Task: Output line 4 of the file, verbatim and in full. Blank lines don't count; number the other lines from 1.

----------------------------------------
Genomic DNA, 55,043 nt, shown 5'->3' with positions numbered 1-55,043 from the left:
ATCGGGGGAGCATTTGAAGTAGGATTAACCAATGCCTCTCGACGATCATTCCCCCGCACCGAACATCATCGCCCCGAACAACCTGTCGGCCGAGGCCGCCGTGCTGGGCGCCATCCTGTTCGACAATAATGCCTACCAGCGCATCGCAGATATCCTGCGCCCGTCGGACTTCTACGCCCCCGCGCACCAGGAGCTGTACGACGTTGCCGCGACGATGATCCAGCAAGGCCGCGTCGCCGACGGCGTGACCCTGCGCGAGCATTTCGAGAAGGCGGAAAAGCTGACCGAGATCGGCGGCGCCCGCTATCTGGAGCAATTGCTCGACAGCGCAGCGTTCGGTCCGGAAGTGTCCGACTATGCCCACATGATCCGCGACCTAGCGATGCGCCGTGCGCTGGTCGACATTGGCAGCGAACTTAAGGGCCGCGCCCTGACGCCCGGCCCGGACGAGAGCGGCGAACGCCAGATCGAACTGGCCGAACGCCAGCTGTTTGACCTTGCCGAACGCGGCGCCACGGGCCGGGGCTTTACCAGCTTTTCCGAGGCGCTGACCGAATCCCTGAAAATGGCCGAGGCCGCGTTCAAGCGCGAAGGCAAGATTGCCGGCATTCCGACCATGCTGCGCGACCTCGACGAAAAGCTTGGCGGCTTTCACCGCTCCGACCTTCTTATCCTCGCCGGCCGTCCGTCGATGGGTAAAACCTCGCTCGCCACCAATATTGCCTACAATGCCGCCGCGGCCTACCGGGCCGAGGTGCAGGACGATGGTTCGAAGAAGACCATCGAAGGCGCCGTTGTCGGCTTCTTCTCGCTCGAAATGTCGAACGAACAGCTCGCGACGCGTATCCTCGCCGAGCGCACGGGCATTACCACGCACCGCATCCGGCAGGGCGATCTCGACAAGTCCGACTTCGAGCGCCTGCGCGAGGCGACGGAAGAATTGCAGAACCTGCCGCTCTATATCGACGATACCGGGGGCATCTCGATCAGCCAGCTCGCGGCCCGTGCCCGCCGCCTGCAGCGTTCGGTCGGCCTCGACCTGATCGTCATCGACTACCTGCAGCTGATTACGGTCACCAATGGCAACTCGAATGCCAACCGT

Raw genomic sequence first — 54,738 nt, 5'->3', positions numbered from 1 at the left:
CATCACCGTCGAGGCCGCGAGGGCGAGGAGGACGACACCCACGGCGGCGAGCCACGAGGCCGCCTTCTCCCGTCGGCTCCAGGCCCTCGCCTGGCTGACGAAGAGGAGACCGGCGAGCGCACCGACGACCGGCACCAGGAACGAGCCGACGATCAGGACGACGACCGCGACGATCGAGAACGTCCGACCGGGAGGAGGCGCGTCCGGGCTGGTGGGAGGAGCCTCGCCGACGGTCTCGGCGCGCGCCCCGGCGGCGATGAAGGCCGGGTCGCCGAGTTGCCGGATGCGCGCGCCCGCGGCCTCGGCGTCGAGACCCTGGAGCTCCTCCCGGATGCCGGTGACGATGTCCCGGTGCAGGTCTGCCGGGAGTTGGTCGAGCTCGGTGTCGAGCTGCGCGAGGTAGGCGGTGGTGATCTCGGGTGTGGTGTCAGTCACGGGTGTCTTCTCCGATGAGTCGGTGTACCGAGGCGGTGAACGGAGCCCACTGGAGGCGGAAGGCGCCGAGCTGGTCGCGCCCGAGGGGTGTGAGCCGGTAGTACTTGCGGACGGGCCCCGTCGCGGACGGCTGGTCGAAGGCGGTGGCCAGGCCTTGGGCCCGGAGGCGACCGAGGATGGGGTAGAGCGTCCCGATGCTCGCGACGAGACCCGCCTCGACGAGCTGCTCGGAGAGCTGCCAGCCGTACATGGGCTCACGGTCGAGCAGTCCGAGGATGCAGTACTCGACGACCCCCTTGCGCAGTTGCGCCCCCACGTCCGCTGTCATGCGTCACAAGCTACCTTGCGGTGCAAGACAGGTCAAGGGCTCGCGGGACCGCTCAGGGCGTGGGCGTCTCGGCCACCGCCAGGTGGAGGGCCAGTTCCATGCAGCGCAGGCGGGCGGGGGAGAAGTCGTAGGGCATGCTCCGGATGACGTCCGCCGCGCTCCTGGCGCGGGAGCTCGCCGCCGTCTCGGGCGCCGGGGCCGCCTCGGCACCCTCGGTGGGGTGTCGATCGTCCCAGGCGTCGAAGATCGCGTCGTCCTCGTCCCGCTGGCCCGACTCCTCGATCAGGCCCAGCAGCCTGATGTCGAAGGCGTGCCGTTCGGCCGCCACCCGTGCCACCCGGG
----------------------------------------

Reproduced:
CATCACCGTCGAGGCCGCGAGGGCGAGGAGGACGACACCCACGGCGGCGAGCCACGAGGCCGCCTTCTCCCGTCGGCTCCAGGCCCTCGCCTGGCTGACGAAGAGGAGACCGGCGAGCGCACCGACGACCGGCACCAGGAACGAGCCGACGATCAGGACGACGACCGCGACGATCGAGAACGTCCGACCGGGAGGAGGCGCGTCCGGGCTGGTGGGAGGAGCCTCGCCGACGGTCTCGGCGCGCGCCCCGGCGGCGATGAAGGCCGGGTCGCCGAGTTGCCGGATGCGCGCGCCCGCGGCCTCGGCGTCGAGACCCTGGAGCTCCTCCCGGATGCCGGTGACGATGTCCCGGTGCAGGTCTGCCGGGAGTTGGTCGAGCTCGGTGTCGAGCTGCGCGAGGTAGGCGGTGGTGATCTCGGGTGTGGTGTCAGTCACGGGTGTCTTCTCCGATGAGTCGGTGTACCGAGGCGGTGAACGGAGCCCACTGGAGGCGGAAGGCGCCGAGCTGGTCGCGCCCGAGGGGTGTGAGCCGGTAGTACTTGCGGACGGGCCCCGTCGCGGACGGCTGGTCGAAGGCGGTGGCCAGGCCTTGGGCCCGGAGGCGACCGAGGATGGGGTAGAGCGTCCCGATGCTCGCGACGAGACCCGCCTCGACGAGCTGCTCGGAGAGCTGCCAGCCGTACATGGGCTCACGGTCGAGCAGTCCGAGGATGCAGTACTCGACGACCCCCTTGCGCAGTTGCGCCCCCACGTCCGCTGTCATGCGTCACAAGCTACCTTGCGGTGCAAGACAGGTCAAGGGCTCGCGGGACCGCTCAGGGCGTGGGCGTCTCGGCCACCGCCAGGTGGAGGGCCAGTTCCATGCAGCGCAGGCGGGCGGGGGAGAAGTCGTAGGGCATGCTCCGGATGACGTCCGCCGCGCTCCTGGCGCGGGAGCTCGCCGCCGTCTCGGGCGCCGGGGCCGCCTCGGCACCCTCGGTGGGGTGTCGATCGTCCCAGGCGTCGAAGATCGCGTCGTCCTCGTCCCGCTGGCCCGACTCCTCGATCAGGCCCAGCAGCCTGATGTCGAAGGCGTGCCGTTCGGCCGCCACCCGTGCCACCCGGG